STORM Angus left Swanage with a hefty clean-up bill after smashing the sea wall and flooding the high street.

Hitting the coast over Saturday night, several hours earlier than forecast, the low pressure system swung over Dorset from the west bringing heavy rain and 60mph gale-force winds.

Combined with high tides still affected by 'super moon', which reached its peak proximity earlier in the week, the weather system saw waves as high as 30 feet batter the Purbeck coastline, while a cloudburst brought flooding elsewhere in the county.

In Swanage yesterday, residents wandered through the seaweed strewn streets to inspect the damage.

Bianca Aga, who lives alongside the sea wall, said she was kept awake by waves booming against the stones.

"I have never seen anything like last night," she said.

"Even sleeping at the back of the house - the whole building was shaking.

"In the new street lights you could see the sea was boiling. The waves coming in combine with those going out and create a 30 foot wave."

David Haysom, curator of the Swanage Museum, said the damage to the sea wall, which saw stones torn out from under the town's preserved tramlines, was the worst in several years.

"Two years ago there were bad storms that saw quite a bit of damage to the sea wall by the theatre - that was only repaired last year," he said.

"The town faces east so there is normally no problem but every now and then we get something like this."

In nearby Studland waves undercut the dunes leaving beach huts' porches dangling over thin air and uprooting trees.

Volunteer beach cleaners from the Sea Shore Scavengers were out in force this morning clearing up the debris.

Among them Kevin Rideout, National Trust visitor experience officer for the area, said: "We had fencing along here to stop people walking on the dunes, that has gone as have the bins.

"A lot of trees have fallen down. The bank has been cut back three metres.

"It is a very changeable coast and quite vulnerable to storm damage, which is made worse by the sea level rising.

"The tide is still quite high after the super moon, which is an unfortunate coincidence."

The group expected to collect some 60kg of debris unearthed by the waves, as the dunes lie over a dumping site.

Dorset Police and Dorset and Wiltshire Fire and Rescue Service have urged people to stay clear of storm damaged areas, and the broken area of sea wall in Swanage has been cordoned off so repairs can be carried out.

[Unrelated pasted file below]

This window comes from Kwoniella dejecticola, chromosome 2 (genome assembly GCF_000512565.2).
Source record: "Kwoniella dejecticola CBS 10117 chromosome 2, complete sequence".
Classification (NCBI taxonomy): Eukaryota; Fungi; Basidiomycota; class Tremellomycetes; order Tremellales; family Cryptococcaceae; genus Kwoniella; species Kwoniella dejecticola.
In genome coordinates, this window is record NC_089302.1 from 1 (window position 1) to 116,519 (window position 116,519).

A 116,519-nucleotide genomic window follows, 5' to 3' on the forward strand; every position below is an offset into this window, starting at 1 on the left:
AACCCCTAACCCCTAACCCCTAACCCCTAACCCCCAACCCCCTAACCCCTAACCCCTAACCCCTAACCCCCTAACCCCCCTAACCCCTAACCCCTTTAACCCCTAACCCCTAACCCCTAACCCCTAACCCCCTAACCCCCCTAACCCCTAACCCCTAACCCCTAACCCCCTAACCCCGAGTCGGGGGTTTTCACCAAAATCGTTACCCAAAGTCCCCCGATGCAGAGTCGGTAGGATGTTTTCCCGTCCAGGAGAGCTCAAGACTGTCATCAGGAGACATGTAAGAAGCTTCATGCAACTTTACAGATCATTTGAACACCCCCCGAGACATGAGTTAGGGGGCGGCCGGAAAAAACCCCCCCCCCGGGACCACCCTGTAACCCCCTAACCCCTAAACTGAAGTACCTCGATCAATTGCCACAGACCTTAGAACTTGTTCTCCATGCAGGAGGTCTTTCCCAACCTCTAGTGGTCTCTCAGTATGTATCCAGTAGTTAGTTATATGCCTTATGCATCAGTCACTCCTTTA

Early on Sunday, Swanage Fire Station advised people to steer clear of the quayside.

"The strength of the sea is so strong that it broke part of the sea wall apart. The lower end of the High Street, The Square and The Parade are closed off and should be avoided," the crew said.

Fire crews were called to flooding elsewhere in Dorset including Poole Road in Wimborne and Cranleigh Road in Bournemouth, where there was deep water on the road underneath the railway bridge.

A crew of firefighters were called to a bungalow in Hillside Drive, Christchurch, at 10.35pm on Saturday after a tree fell onto the roof, knocking over the chimney stack.

Many homes in Blandford Forum and Sturminster Newton have been left without power for much of the day, with the last homes reconnected at 4pm.

The Met Office said heavy, persistent rain will spread across the South West tomorrow, with the heaviest rain expected in the early hours of the morning.

Although the more persistent rain should clear in the afternoon, heavy and possibly thundery showers are likely to follow, according to the warning.

The chief forecaster said: "Some 20-30mm of rain may fall in a 3-6 hour period in places, with as much as 40-60mm possible locally through the whole of Monday.

"The greatest risk of disruption due to flooding is expected to be across parts of South West England, Devon in particular, where the ground has been left very wet from Saturday night’s rain."

Drivers have been urged to be alert for surface flooding and wind-driven debris.

The Environment Agency has issued flood alerts for the River Avon and the River Stour due to the heavy rainfall.

The tributaries between Ringwood and Christchurch are rising and are forecast to exceed 'bankful conditions'.

Water levels in the upper River Stour and tributaries from Wincanton to Sturminster Newton are also expected to rise.